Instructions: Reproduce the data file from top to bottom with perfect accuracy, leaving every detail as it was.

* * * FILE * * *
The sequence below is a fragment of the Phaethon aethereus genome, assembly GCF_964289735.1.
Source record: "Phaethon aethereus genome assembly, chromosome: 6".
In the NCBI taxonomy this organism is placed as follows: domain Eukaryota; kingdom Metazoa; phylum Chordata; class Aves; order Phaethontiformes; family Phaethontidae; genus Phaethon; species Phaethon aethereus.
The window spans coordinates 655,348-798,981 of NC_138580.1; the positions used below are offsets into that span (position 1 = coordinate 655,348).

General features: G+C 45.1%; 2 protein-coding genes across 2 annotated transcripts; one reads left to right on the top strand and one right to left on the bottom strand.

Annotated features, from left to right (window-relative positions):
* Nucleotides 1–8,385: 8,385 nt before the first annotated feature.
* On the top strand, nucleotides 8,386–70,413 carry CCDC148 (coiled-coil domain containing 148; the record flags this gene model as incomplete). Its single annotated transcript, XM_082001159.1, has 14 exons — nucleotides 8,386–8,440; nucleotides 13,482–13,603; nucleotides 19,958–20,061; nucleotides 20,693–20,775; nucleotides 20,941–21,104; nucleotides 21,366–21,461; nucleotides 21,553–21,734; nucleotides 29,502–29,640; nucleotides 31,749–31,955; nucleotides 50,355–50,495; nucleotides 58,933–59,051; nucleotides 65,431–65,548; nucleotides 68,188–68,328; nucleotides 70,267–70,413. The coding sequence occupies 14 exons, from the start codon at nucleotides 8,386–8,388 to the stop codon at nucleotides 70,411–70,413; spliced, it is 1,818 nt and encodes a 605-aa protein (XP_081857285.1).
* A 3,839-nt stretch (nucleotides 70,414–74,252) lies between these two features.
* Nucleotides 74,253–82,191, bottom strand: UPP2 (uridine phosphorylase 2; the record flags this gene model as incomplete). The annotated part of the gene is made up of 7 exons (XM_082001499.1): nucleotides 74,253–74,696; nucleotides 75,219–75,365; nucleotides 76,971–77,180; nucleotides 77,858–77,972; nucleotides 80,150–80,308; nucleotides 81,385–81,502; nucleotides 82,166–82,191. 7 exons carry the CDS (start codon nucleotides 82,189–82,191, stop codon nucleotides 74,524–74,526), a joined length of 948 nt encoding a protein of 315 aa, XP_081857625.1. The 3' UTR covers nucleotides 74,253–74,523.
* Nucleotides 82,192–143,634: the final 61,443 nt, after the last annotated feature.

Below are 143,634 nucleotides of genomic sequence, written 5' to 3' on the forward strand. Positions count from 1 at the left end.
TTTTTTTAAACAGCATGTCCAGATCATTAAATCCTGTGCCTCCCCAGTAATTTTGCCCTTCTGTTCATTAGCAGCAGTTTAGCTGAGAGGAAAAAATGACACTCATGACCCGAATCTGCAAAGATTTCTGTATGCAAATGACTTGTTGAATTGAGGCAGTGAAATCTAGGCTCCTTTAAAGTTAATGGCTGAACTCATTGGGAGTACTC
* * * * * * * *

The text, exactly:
The sequence below is a fragment of the Phaethon aethereus genome, assembly GCF_964289735.1.
Source record: "Phaethon aethereus genome assembly, chromosome: 6".
In the NCBI taxonomy this organism is placed as follows: domain Eukaryota; kingdom Metazoa; phylum Chordata; class Aves; order Phaethontiformes; family Phaethontidae; genus Phaethon; species Phaethon aethereus.
The window spans coordinates 655,348-798,981 of NC_138580.1; the positions used below are offsets into that span (position 1 = coordinate 655,348).

General features: G+C 45.1%; 2 protein-coding genes across 2 annotated transcripts; one reads left to right on the top strand and one right to left on the bottom strand.

Annotated features, from left to right (window-relative positions):
* Nucleotides 1–8,385: 8,385 nt before the first annotated feature.
* On the top strand, nucleotides 8,386–70,413 carry CCDC148 (coiled-coil domain containing 148; the record flags this gene model as incomplete). Its single annotated transcript, XM_082001159.1, has 14 exons — nucleotides 8,386–8,440; nucleotides 13,482–13,603; nucleotides 19,958–20,061; nucleotides 20,693–20,775; nucleotides 20,941–21,104; nucleotides 21,366–21,461; nucleotides 21,553–21,734; nucleotides 29,502–29,640; nucleotides 31,749–31,955; nucleotides 50,355–50,495; nucleotides 58,933–59,051; nucleotides 65,431–65,548; nucleotides 68,188–68,328; nucleotides 70,267–70,413. The coding sequence occupies 14 exons, from the start codon at nucleotides 8,386–8,388 to the stop codon at nucleotides 70,411–70,413; spliced, it is 1,818 nt and encodes a 605-aa protein (XP_081857285.1).
* A 3,839-nt stretch (nucleotides 70,414–74,252) lies between these two features.
* Nucleotides 74,253–82,191, bottom strand: UPP2 (uridine phosphorylase 2; the record flags this gene model as incomplete). The annotated part of the gene is made up of 7 exons (XM_082001499.1): nucleotides 74,253–74,696; nucleotides 75,219–75,365; nucleotides 76,971–77,180; nucleotides 77,858–77,972; nucleotides 80,150–80,308; nucleotides 81,385–81,502; nucleotides 82,166–82,191. 7 exons carry the CDS (start codon nucleotides 82,189–82,191, stop codon nucleotides 74,524–74,526), a joined length of 948 nt encoding a protein of 315 aa, XP_081857625.1. The 3' UTR covers nucleotides 74,253–74,523.
* Nucleotides 82,192–143,634: the final 61,443 nt, after the last annotated feature.

Below are 143,634 nucleotides of genomic sequence, written 5' to 3' on the forward strand. Positions count from 1 at the left end.
TTTTTTTAAACAGCATGTCCAGATCATTAAATCCTGTGCCTCCCCAGTAATTTTGCCCTTCTGTTCATTAGCAGCAGTTTAGCTGAGAGGAAAAAATGACACTCATGACCCGAATCTGCAAAGATTTCTGTATGCAAATGACTTGTTGAATTGAGGCAGTGAAATCTAGGCTCCTTTAAAGTTAATGGCTGAACTCATTGGGAGTACTC